Experimentation has played a vital role in technology, and eCommerce is no different. Business operators are discovering how seemingly trivial changes to website elements such as button color and call-to-action copy can greatly impact conversion rates. So, as a business operator, how important is testing and how can you improve the dependency upon test results.
One strategy for evaluating the best converting combination of marketing elements is A/B testing. While A/B testing is not a new concept by any means, we argue that many people advocate for a flawed method of A/B testing—one that does not include a control group.
What is a Control Group?
A Control group is a segment of an experiment’s participants that are intentionally sheltered from viewing any of the test’s variables. The control group goes about using the product in its original state during the test. A classic example of a control group is the segment of a pharmaceutical drug study that receives doses of the placebo.
Often times, people recommend split testing two variations without mention of a control group, which is why CleverTap has coined the term A/B/C testing.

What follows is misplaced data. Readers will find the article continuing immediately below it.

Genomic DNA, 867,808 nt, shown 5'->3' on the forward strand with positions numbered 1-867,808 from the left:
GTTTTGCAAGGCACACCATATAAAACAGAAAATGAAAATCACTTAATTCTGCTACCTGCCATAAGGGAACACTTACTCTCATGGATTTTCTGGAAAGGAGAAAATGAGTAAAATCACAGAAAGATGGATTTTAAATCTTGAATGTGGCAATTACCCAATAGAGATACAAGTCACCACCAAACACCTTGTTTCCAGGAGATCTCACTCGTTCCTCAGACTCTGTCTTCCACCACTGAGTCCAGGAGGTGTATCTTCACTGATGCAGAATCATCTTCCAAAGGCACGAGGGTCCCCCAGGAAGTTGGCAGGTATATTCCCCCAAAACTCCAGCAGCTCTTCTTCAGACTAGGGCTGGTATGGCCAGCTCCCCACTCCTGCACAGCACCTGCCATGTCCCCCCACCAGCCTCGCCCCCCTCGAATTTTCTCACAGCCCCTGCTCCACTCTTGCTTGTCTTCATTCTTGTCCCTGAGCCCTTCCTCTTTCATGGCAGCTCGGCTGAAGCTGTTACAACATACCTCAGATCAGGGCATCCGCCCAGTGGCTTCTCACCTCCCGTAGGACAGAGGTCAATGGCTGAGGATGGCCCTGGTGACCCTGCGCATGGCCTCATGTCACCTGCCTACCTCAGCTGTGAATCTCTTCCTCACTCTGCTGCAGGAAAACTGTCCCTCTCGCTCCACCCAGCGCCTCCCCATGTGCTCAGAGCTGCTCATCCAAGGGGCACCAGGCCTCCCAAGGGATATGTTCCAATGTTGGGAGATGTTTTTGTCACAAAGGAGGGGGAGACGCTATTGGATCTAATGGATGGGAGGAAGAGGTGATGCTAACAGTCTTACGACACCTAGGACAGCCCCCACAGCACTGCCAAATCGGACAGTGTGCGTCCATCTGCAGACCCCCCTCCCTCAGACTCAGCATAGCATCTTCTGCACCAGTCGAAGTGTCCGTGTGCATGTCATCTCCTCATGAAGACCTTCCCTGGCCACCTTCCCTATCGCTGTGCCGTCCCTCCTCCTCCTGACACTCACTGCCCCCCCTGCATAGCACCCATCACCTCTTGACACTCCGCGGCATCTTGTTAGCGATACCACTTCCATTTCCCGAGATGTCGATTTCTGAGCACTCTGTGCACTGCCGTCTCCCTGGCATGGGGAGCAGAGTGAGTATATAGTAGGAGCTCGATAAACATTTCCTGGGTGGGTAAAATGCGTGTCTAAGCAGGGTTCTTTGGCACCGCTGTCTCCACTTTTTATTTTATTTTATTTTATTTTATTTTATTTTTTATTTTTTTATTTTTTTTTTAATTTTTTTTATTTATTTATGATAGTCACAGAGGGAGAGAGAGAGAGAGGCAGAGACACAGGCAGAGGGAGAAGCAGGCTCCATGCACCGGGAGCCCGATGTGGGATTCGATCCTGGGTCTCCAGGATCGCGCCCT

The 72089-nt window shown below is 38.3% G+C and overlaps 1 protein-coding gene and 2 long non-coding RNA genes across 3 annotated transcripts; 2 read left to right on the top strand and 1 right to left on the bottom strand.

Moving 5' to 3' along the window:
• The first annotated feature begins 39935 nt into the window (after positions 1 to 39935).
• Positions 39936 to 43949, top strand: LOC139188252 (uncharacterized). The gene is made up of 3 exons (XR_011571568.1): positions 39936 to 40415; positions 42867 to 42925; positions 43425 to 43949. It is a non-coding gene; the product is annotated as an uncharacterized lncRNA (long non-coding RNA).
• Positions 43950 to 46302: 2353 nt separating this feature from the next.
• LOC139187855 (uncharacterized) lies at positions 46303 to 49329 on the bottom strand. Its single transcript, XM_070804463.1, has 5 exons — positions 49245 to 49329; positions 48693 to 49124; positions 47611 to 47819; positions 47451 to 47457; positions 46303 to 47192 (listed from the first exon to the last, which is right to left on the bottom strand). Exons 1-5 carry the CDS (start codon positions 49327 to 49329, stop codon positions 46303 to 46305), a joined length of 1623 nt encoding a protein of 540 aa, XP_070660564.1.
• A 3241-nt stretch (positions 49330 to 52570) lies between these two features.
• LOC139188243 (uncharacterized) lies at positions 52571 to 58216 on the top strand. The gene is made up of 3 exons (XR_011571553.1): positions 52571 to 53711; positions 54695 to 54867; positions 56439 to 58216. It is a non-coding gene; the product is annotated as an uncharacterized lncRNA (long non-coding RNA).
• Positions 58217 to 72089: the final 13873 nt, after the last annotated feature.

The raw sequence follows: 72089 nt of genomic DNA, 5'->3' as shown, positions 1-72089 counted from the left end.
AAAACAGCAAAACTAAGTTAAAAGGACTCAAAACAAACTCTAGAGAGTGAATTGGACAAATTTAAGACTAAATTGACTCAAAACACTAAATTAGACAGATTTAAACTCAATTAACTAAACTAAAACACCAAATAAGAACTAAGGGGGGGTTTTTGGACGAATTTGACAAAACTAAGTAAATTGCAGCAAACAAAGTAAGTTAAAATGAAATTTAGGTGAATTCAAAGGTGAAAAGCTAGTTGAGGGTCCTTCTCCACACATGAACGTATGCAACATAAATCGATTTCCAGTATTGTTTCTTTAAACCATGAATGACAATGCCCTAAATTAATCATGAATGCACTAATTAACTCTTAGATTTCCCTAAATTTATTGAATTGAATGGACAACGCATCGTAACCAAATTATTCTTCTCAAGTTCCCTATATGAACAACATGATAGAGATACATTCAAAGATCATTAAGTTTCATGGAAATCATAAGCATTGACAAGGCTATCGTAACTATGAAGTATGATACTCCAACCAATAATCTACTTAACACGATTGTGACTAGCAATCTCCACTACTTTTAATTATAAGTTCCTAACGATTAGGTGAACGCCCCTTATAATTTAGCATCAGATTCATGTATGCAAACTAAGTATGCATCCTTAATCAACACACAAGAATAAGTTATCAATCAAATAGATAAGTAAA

A/B/C testing, which is probably becoming clear, is the inclusion of a control group within a traditional split test.
Why a Control Group is Important
Many times, there are external variables that can have influence over the results of tests, with little indication of their existence. A control group helps validate the results and ensure they are statistically significant.
For example, a hypothetical split test was run without a control group and discovered that variation A performed 20% better than variation B, it could be difficult to see through these results. When a control group was added, however, the results revealed that the control group outperformed both variations A and B.
Look to the visual below from CleverTap for more information about A/B/C testing and why control groups are important in your testing strategy.